LAYTON, Utah (ABC4) — Snowplow drivers across the state have been working around the clock this week as massive snowstorms rolled across Utah. Even on the city level, keeping roads clear and safe takes a ton of manpower, a ton of equipment and tons of salt — literally.   

“We get used to it. It’s not bad,” said Layton Public Works Supervisor Mark Bauer with a big smile.

Spirits are high at the department even after Bauer and the crew pulled multiple 14-hour shifts to stay on top of road conditions.    

“We’re not trying to be at war with you,” Bauer said. “We’re there to make it easier on your life, so we’re really not trying to make it hard on you. We’re just trying to get the roads clear.”  

The public works department maintains 300 miles of road across Layton. During a snowstorm, they typically use 500 tons of salt. 

However, this most recent storm was anything but typical. The department reports that it had used 800 tons of salt in the past few days, which was stored in two storage units, each holding 1,000 tons.

Keeping drivers safe is expensive. All that salt cost roughly $23,000. 

Along with the salt, there are a lot of other resources that are used to clear streets of snow and slush.

Layton City uses 17 10-wheeler trucks. These are the big plows used on main roads. There are 20 one-ton trucks that are smaller plows used in residential areas. And the crew consists of about 40 people who all put in long hours during storms.

A frightening video out of Ogden highlights just how important the work city street departments complete during the winter months.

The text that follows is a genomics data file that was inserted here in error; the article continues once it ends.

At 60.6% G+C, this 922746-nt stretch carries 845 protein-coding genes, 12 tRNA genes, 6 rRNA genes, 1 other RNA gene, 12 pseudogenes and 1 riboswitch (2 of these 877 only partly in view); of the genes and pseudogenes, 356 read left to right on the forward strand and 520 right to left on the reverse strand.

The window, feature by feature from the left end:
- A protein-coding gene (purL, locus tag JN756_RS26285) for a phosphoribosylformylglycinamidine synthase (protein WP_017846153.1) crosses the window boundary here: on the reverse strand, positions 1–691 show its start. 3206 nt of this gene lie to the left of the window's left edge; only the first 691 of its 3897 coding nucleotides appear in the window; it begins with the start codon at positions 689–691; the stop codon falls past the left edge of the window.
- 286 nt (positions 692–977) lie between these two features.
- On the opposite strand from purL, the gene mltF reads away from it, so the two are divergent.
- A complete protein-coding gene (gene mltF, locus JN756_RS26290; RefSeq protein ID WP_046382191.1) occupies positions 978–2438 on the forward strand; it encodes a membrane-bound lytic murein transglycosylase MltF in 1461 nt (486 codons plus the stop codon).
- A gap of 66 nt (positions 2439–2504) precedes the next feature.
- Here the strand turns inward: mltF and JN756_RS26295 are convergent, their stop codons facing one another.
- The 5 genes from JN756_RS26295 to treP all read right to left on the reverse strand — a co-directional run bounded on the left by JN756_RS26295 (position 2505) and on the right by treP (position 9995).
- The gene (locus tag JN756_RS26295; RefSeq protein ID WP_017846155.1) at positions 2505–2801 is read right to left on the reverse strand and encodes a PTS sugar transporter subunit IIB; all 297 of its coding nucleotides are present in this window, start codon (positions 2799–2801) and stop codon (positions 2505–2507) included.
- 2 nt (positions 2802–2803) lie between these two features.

“Yeah, it was pretty crazy,” Brent Roylance told ABC4.

The video shows a car losing control and sliding down the icy road, hitting a car on its way.

Roylance and his daughter, Cassidee, came across an accident after one driver lost control after hitting the ice. That accident, Roylance said, quickly turned into 11 crashes.  

“They’d spun out, and then they’d hit their brakes and started sliding backward,” Roylance recounted. “It was just nonstop.”  

He and his daughter were lucky. Their vehicle avoided sliding and having any other cars slide into their vehicle.

“I backed off the road because I had a feeling, and sure enough. If I would have stayed where I was, my car would have been hit,” he said.  

Roylance said this is a good reminder to go slow even when you think the road is clear. He said the road had recently been plowed by the city, and after the crashes began, the city sent additional plows to the area to lay more salt on the road.  

With another storm coming, Layton Public Works reminds the community to not park on the street during active weather. 

“You can see how wide that truck is,” Bauer said. “They’re half the width of the street so when there are two cars in the road, you’re kind of limited in getting through.” 

He also emphasized the need for people to keep the snow they shovel off their sidewalks and driveway. Do not push it into the road.

“They throw it out, and it freezes,” Bauer said. “It’s hard on the plows. The next time we come through, they have to back over it. It’s just not fun for everybody. It is nice when they keep it in their yard or park strip.”